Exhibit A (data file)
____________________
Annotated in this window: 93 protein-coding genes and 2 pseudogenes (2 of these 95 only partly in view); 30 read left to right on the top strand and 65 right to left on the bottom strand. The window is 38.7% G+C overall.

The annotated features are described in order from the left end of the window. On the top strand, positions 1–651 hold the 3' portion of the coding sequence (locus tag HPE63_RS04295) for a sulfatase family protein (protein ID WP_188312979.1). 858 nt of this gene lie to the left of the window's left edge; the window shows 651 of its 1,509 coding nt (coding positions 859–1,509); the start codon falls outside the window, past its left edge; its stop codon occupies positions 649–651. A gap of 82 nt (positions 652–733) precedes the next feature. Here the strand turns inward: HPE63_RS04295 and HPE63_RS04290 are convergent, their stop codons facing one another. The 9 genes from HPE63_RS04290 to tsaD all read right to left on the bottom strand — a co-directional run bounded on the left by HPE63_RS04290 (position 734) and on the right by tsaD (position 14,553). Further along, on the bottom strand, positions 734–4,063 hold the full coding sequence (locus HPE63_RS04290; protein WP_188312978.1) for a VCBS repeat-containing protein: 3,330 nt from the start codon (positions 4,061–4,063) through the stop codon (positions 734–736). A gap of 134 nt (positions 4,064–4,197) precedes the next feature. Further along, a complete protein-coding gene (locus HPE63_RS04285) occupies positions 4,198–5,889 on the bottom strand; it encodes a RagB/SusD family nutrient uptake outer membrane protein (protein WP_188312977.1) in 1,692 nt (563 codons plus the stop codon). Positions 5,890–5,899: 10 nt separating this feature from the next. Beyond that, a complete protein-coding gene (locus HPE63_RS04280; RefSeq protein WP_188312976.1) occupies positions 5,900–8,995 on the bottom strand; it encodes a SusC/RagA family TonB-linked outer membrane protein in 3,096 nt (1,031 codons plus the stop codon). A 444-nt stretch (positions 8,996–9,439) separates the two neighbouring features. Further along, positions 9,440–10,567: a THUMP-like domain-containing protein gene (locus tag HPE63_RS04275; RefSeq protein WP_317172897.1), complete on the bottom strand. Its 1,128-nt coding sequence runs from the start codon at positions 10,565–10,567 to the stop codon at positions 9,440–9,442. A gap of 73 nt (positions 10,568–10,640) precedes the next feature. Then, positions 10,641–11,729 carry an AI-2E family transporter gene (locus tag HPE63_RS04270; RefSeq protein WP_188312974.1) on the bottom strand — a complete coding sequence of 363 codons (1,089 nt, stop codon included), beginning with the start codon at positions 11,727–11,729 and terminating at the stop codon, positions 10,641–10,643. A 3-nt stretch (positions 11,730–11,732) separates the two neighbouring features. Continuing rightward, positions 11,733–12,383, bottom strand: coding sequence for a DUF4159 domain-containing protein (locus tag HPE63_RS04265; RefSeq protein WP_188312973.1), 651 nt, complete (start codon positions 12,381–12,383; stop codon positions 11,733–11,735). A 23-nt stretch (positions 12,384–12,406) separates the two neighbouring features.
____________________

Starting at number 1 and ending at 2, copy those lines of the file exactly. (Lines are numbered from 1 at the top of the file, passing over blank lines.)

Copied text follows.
Annotated in this window: 93 protein-coding genes and 2 pseudogenes (2 of these 95 only partly in view); 30 read left to right on the top strand and 65 right to left on the bottom strand. The window is 38.7% G+C overall.

The annotated features are described in order from the left end of the window. On the top strand, positions 1–651 hold the 3' portion of the coding sequence (locus tag HPE63_RS04295) for a sulfatase family protein (protein ID WP_188312979.1). 858 nt of this gene lie to the left of the window's left edge; the window shows 651 of its 1,509 coding nt (coding positions 859–1,509); the start codon falls outside the window, past its left edge; its stop codon occupies positions 649–651. A gap of 82 nt (positions 652–733) precedes the next feature. Here the strand turns inward: HPE63_RS04295 and HPE63_RS04290 are convergent, their stop codons facing one another. The 9 genes from HPE63_RS04290 to tsaD all read right to left on the bottom strand — a co-directional run bounded on the left by HPE63_RS04290 (position 734) and on the right by tsaD (position 14,553). Further along, on the bottom strand, positions 734–4,063 hold the full coding sequence (locus HPE63_RS04290; protein WP_188312978.1) for a VCBS repeat-containing protein: 3,330 nt from the start codon (positions 4,061–4,063) through the stop codon (positions 734–736). A gap of 134 nt (positions 4,064–4,197) precedes the next feature. Further along, a complete protein-coding gene (locus HPE63_RS04285) occupies positions 4,198–5,889 on the bottom strand; it encodes a RagB/SusD family nutrient uptake outer membrane protein (protein WP_188312977.1) in 1,692 nt (563 codons plus the stop codon). Positions 5,890–5,899: 10 nt separating this feature from the next. Beyond that, a complete protein-coding gene (locus HPE63_RS04280; RefSeq protein WP_188312976.1) occupies positions 5,900–8,995 on the bottom strand; it encodes a SusC/RagA family TonB-linked outer membrane protein in 3,096 nt (1,031 codons plus the stop codon). A 444-nt stretch (positions 8,996–9,439) separates the two neighbouring features. Further along, positions 9,440–10,567: a THUMP-like domain-containing protein gene (locus tag HPE63_RS04275; RefSeq protein WP_317172897.1), complete on the bottom strand. Its 1,128-nt coding sequence runs from the start codon at positions 10,565–10,567 to the stop codon at positions 9,440–9,442. A gap of 73 nt (positions 10,568–10,640) precedes the next feature. Then, positions 10,641–11,729 carry an AI-2E family transporter gene (locus tag HPE63_RS04270; RefSeq protein WP_188312974.1) on the bottom strand — a complete coding sequence of 363 codons (1,089 nt, stop codon included), beginning with the start codon at positions 11,727–11,729 and terminating at the stop codon, positions 10,641–10,643. A 3-nt stretch (positions 11,730–11,732) separates the two neighbouring features. Continuing rightward, positions 11,733–12,383, bottom strand: coding sequence for a DUF4159 domain-containing protein (locus tag HPE63_RS04265; RefSeq protein WP_188312973.1), 651 nt, complete (start codon positions 12,381–12,383; stop codon positions 11,733–11,735). A 23-nt stretch (positions 12,384–12,406) separates the two neighbouring features.